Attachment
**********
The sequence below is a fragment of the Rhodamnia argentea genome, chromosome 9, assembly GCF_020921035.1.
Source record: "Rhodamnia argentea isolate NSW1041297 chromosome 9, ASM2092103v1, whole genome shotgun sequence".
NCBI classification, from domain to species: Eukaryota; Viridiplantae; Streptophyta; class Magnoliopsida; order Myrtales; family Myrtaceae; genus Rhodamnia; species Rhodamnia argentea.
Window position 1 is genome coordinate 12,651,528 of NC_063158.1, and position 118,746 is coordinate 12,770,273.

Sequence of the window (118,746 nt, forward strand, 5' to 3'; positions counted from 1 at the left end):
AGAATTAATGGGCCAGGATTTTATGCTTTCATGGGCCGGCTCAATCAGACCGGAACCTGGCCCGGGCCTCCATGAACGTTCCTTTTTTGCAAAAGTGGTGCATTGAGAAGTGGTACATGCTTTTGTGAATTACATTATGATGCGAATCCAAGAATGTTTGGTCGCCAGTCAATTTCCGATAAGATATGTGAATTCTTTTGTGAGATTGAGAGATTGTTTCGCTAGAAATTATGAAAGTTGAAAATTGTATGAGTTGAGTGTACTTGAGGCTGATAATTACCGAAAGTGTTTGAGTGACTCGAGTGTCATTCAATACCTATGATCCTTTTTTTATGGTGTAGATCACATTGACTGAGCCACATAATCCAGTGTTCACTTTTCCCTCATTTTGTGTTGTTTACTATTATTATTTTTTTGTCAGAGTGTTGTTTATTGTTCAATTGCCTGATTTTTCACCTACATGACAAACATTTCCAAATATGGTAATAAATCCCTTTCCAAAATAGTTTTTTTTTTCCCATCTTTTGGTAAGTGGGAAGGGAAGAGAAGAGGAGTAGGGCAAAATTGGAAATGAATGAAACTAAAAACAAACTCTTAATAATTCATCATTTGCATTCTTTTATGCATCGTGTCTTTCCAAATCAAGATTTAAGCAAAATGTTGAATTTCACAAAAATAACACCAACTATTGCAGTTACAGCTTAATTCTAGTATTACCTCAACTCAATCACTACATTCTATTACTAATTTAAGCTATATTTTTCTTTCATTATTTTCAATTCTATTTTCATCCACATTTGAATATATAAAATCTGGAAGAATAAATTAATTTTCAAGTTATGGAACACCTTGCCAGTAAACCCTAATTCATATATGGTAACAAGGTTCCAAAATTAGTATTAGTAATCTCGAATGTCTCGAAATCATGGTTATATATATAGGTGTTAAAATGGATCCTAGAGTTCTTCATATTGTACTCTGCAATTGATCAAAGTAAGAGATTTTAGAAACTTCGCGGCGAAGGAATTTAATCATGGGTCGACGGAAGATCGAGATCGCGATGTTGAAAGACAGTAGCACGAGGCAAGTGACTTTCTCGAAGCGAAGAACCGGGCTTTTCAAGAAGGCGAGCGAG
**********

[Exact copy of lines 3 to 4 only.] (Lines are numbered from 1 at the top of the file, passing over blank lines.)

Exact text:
NCBI classification, from domain to species: Eukaryota; Viridiplantae; Streptophyta; class Magnoliopsida; order Myrtales; family Myrtaceae; genus Rhodamnia; species Rhodamnia argentea.
Window position 1 is genome coordinate 12,651,528 of NC_063158.1, and position 118,746 is coordinate 12,770,273.